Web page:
Colorado State 35, Virginia 29
Virginia fans should be concerned. Although some of UVa's younger players clearly displayed their talents, some schemes and the overall approach were puzzling. Some points to consider:
***Quarterback Matt Schaub made poor decisions last season but somehow managed to win the favor of coach Al Groh. UVa won when Bryson Spinner started but not when Schaub started. Nevertheless, Groh preferred Schaub and Spinner transferred. Schaub showed little if any improvement on Thursday. The late interception was yet another reason to question whether he is an ACC-caliber signal caller.
***Groh said before the game that Schaub was his QB no matter what. Although he planned on playing redshirt freshman Marques Hagans in the fourth series, he gave Schaub the hook late and had Hagans run the show on the final drive. So much for his word.
***Groh used his last timeout with 42 seconds left in the game, yet the Wahoos ran the ball on its next play, using 24 seconds of clock time before they could snap the ball again, leading to Hagans' fumble at the goal line. The Hoos should have run fades to the ACC's best receiver, 6-foot-5 receiver Billy McMullen. If Hagans isn't capable of completing a fade he doesn't belong on the field. The general feeling here is that Hagans can hit that pass. The coaches just blew it.
***Groh's poor game management, play calling (head coach's responsibility), personnel decisions, and going back on his word - which actually was a quality decision, but he still went against his word just one game into the season, proof Cavalier fans should be concerned, recruiting success notwithstanding.
N.C. State 34, New Mexico 14
The Wolfpack looked sharp early. Some of the execution wasn't terrific, but they were ready to play and went right at the Lobos.
I loved the opening call, with Bryan Peterson throwing the ball. They should run that play, or one similar to it – like they did later in the quarter – at least once a game.
The tailbacks played with surprising confidence, looked comfortable recognizing UNM's different defensive approach, blocked fairly well, and the line did a solid job (three drives exceeding 80 yards). Philip Rivers moved his feet well and showed some toughness, taking on a few tacklers when scrambling. At some point the Chris Fowler's of the world will notice just how good Rivers is and give him his due. The defense swarmed well and the LBs and DBs closed quickly and delivered some impressive blows.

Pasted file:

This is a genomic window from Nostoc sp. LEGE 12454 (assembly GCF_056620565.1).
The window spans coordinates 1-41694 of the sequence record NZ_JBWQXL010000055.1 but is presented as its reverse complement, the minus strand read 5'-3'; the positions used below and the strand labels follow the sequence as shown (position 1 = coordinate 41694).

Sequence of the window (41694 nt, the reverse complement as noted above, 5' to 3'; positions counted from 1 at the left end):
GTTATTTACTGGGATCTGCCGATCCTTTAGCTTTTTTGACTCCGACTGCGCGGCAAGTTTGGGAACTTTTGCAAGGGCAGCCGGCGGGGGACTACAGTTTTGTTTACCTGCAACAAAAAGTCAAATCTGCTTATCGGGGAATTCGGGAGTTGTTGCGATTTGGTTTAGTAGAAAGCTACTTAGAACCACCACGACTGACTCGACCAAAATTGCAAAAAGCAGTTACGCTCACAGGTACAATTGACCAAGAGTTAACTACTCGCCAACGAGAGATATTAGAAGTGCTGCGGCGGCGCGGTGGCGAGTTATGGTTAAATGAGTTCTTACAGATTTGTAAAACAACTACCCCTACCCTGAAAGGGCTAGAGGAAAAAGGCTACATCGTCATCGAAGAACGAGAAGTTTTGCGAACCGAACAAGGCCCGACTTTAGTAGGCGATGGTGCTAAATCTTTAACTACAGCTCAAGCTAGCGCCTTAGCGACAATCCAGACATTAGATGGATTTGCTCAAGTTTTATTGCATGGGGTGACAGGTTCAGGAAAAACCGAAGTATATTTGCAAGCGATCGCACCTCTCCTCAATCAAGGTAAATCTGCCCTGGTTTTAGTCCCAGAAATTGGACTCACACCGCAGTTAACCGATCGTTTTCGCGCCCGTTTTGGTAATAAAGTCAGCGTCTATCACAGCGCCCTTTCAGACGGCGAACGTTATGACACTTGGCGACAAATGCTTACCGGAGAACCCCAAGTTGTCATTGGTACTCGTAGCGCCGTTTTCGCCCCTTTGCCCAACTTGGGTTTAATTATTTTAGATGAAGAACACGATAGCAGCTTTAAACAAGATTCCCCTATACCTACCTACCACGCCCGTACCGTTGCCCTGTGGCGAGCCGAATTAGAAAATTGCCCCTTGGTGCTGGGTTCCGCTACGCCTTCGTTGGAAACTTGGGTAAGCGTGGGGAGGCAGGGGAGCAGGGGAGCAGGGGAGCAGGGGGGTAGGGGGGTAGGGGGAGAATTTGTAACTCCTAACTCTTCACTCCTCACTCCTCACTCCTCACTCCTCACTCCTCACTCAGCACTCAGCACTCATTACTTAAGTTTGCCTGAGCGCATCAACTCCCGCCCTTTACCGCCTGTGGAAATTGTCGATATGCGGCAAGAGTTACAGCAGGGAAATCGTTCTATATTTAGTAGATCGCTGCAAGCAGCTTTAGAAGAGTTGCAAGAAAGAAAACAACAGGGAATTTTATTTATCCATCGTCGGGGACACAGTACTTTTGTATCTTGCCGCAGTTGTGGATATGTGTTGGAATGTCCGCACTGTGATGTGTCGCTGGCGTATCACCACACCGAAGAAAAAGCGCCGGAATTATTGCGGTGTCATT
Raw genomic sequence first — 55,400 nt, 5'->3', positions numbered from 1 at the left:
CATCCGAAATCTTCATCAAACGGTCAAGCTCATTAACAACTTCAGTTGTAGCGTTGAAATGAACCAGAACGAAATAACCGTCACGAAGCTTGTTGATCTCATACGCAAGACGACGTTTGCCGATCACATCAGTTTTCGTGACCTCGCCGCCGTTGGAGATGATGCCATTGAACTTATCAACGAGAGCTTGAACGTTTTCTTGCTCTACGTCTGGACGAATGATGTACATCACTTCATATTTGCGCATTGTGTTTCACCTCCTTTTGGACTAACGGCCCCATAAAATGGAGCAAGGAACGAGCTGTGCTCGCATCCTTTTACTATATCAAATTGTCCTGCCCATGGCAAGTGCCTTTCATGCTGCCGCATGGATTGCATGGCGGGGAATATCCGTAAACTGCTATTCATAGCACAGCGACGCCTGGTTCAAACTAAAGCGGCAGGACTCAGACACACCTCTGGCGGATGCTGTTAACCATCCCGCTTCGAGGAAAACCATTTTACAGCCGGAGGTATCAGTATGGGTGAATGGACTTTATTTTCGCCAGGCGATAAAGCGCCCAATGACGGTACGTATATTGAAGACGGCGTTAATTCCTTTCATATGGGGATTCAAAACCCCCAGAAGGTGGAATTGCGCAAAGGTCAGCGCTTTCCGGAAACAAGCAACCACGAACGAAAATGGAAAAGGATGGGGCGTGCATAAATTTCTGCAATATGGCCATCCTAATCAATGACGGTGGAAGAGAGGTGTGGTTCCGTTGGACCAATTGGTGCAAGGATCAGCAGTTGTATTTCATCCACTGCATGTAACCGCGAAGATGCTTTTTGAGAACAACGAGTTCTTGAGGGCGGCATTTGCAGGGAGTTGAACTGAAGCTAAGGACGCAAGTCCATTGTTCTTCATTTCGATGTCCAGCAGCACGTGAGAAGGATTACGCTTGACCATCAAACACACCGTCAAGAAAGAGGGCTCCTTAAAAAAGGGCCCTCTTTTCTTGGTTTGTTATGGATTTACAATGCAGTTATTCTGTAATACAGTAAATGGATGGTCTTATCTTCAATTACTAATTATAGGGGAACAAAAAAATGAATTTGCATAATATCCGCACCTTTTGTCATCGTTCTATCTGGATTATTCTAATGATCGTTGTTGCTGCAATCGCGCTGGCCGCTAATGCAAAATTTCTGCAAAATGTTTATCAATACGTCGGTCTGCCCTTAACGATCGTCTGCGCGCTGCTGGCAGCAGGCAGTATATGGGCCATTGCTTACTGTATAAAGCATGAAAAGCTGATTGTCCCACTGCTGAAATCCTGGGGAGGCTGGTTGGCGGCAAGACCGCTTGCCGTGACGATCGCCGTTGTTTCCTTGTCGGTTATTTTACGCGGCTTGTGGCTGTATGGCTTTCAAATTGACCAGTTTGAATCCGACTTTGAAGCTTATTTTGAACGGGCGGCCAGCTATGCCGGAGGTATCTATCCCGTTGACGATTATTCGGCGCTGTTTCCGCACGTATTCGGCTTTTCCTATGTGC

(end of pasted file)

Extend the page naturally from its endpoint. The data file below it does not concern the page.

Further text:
State did come out a little flat in the third quarter, but overall, this was a nice way for the Wolfers to open the season.
FSU 38, Iowa State 31
As I have been saying on my radio show all summer and wrote in the Wilmington Star-News last week, FSU is not anywhere near as good as the national media thinks. Are they good? Yes. Can they become great? Possibly, but unlikely.
The Seminoles looked better offensively, mainly because they appear to have found a running game, a crucial element especially with a defense that doesn't look anything like the pre-2001 units. Look for the 'Noles to try to control the clock more to keep their defense off the field.
The defense did manage a pair of sacks but still didn't apply consistent pressure and allowed the Cyclones to convert on 10 of 17 third downs. FSU was okay against the run, especially early, but overall, the unit appeared to tire in the second half. If not tired, they simply lacked necessary toughness, which is a sign things are changing for the worse in Tallahassee.
I'm not saying the FSU dynasty is over, but I am saying it might be. In fact, it is painfully close to being a thing of the past. All great things must come to an end, and at nearly 73 years old, Bobby Bowden may be on the down side of his career. After all, a North Carolina basketball team finishing 8-20 was once unthinkable. So, nothing lasts forever!
Perhaps it isn't so coincidental that two of his key assistants from the dominant years are having tremendous success in their new homes, which may be another reason why FSU is 9-5 in its last 14 games, including some unimpressive wins, like on Saturday.